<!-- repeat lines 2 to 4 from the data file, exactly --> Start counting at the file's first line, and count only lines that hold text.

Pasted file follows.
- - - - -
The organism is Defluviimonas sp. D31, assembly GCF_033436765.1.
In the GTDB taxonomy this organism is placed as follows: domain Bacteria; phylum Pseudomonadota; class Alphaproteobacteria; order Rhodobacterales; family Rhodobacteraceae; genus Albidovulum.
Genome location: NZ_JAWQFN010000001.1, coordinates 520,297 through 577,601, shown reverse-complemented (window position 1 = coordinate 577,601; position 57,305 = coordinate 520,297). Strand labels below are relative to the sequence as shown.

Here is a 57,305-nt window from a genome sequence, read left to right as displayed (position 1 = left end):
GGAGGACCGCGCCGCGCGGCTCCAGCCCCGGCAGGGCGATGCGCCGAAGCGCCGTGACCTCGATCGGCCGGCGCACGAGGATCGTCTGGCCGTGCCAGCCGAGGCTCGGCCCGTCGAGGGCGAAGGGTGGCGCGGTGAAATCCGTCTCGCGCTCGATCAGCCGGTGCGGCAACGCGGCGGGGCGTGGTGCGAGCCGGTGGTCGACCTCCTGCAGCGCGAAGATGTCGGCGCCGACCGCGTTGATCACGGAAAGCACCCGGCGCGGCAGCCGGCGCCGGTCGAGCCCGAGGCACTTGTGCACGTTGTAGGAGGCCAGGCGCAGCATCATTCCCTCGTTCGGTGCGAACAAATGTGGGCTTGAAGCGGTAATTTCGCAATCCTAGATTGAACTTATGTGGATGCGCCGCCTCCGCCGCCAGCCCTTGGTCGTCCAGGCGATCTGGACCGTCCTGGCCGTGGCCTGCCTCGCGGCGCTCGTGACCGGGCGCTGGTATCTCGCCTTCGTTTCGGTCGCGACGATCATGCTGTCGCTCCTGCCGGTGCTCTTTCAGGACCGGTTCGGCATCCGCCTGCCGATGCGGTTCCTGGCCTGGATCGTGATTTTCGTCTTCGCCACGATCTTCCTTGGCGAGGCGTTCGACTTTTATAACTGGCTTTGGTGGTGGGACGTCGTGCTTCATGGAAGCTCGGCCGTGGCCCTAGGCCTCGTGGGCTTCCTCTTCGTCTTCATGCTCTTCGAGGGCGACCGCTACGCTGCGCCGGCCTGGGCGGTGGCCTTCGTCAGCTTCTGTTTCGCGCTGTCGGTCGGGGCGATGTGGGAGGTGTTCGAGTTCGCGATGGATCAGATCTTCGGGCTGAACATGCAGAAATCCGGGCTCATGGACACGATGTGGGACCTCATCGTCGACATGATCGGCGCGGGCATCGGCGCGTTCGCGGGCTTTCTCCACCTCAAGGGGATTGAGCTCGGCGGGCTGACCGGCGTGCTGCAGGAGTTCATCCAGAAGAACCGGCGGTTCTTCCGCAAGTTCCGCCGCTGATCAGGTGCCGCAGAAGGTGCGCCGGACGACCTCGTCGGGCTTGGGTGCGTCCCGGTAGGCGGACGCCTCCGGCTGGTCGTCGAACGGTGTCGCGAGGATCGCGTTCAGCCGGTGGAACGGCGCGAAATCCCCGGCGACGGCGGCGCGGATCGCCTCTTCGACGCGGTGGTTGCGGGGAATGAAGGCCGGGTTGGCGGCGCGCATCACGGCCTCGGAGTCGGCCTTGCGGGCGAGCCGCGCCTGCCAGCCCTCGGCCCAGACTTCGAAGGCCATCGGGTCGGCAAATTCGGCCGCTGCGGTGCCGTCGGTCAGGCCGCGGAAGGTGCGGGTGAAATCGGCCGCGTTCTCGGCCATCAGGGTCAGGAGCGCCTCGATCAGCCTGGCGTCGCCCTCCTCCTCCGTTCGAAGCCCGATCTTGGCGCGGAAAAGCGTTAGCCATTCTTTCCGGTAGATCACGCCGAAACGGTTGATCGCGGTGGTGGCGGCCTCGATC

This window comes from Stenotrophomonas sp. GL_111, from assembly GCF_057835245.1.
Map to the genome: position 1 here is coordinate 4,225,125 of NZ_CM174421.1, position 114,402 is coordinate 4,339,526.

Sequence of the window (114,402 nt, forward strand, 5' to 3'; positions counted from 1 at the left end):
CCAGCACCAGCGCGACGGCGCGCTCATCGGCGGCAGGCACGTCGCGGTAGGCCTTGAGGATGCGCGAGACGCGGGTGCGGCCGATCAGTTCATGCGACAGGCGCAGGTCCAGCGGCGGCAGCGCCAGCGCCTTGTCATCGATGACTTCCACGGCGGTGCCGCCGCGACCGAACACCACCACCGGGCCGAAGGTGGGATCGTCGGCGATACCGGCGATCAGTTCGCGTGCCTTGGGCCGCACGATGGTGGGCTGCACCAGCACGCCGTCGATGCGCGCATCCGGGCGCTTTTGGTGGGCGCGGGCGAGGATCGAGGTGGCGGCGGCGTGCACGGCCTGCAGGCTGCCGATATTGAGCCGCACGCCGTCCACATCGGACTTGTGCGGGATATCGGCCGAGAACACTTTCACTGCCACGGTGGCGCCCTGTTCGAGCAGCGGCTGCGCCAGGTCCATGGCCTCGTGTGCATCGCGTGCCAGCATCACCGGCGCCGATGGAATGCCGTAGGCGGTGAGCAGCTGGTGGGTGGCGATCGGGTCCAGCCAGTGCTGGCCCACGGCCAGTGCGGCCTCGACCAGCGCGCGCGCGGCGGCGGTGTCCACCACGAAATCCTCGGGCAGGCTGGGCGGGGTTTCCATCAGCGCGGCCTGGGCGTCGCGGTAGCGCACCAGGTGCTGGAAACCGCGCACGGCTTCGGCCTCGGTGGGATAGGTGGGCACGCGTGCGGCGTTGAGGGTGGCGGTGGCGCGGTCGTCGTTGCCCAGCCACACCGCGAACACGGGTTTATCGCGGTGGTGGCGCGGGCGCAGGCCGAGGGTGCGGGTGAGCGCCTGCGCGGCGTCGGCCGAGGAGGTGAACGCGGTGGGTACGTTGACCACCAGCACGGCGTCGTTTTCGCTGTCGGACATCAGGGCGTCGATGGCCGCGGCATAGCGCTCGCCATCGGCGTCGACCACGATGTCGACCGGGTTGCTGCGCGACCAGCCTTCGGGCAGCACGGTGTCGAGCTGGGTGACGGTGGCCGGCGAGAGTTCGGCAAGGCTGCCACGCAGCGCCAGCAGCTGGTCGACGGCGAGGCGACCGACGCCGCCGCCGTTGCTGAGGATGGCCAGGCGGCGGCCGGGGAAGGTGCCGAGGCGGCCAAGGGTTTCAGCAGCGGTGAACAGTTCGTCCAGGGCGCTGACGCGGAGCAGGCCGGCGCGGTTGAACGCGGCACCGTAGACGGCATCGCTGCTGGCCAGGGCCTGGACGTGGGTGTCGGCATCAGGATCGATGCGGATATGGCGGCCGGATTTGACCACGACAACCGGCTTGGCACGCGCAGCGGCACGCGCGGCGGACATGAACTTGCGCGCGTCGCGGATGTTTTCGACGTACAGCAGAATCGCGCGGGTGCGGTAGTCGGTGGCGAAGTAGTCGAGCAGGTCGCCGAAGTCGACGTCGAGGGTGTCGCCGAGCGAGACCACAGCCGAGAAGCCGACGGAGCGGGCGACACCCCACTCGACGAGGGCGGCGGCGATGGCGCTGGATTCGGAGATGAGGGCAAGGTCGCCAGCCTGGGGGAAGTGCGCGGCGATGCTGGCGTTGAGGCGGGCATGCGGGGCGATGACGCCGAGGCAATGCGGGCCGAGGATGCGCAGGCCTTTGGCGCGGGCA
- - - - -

In the GTDB taxonomy this organism is placed as follows: domain Bacteria; phylum Pseudomonadota; class Alphaproteobacteria; order Rhodobacterales; family Rhodobacteraceae; genus Albidovulum.
Genome location: NZ_JAWQFN010000001.1, coordinates 520,297 through 577,601, shown reverse-complemented (window position 1 = coordinate 577,601; position 57,305 = coordinate 520,297). Strand labels below are relative to the sequence as shown.

Here is a 57,305-nt window from a genome sequence, read left to right as displayed (position 1 = left end):